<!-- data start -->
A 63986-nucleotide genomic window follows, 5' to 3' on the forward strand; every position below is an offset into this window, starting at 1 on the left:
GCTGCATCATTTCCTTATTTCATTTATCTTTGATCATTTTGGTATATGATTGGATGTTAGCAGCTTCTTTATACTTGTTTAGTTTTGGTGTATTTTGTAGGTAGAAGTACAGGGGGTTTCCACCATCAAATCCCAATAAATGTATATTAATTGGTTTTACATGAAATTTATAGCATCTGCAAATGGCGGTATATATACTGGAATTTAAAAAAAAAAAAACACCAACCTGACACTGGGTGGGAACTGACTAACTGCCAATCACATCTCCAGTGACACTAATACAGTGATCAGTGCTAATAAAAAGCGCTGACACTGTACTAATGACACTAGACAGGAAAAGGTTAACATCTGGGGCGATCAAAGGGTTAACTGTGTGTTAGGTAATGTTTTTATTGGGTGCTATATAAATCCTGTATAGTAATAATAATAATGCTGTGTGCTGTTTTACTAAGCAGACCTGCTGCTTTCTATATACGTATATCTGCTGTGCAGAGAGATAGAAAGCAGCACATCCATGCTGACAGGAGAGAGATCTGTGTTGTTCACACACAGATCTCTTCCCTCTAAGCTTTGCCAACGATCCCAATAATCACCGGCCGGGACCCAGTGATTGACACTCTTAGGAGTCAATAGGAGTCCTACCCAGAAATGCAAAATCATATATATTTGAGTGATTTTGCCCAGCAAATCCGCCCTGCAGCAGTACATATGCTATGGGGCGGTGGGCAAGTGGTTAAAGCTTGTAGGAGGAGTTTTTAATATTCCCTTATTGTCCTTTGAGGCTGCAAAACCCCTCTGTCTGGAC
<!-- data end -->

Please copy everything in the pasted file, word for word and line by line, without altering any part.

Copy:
A 63986-nucleotide genomic window follows, 5' to 3' on the forward strand; every position below is an offset into this window, starting at 1 on the left:
GCTGCATCATTTCCTTATTTCATTTATCTTTGATCATTTTGGTATATGATTGGATGTTAGCAGCTTCTTTATACTTGTTTAGTTTTGGTGTATTTTGTAGGTAGAAGTACAGGGGGTTTCCACCATCAAATCCCAATAAATGTATATTAATTGGTTTTACATGAAATTTATAGCATCTGCAAATGGCGGTATATATACTGGAATTTAAAAAAAAAAAAACACCAACCTGACACTGGGTGGGAACTGACTAACTGCCAATCACATCTCCAGTGACACTAATACAGTGATCAGTGCTAATAAAAAGCGCTGACACTGTACTAATGACACTAGACAGGAAAAGGTTAACATCTGGGGCGATCAAAGGGTTAACTGTGTGTTAGGTAATGTTTTTATTGGGTGCTATATAAATCCTGTATAGTAATAATAATAATGCTGTGTGCTGTTTTACTAAGCAGACCTGCTGCTTTCTATATACGTATATCTGCTGTGCAGAGAGATAGAAAGCAGCACATCCATGCTGACAGGAGAGAGATCTGTGTTGTTCACACACAGATCTCTTCCCTCTAAGCTTTGCCAACGATCCCAATAATCACCGGCCGGGACCCAGTGATTGACACTCTTAGGAGTCAATAGGAGTCCTACCCAGAAATGCAAAATCATATATATTTGAGTGATTTTGCCCAGCAAATCCGCCCTGCAGCAGTACATATGCTATGGGGCGGTGGGCAAGTGGTTAAAGCTTGTAGGAGGAGTTTTTAATATTCCCTTATTGTCCTTTGAGGCTGCAAAACCCCTCTGTCTGGAC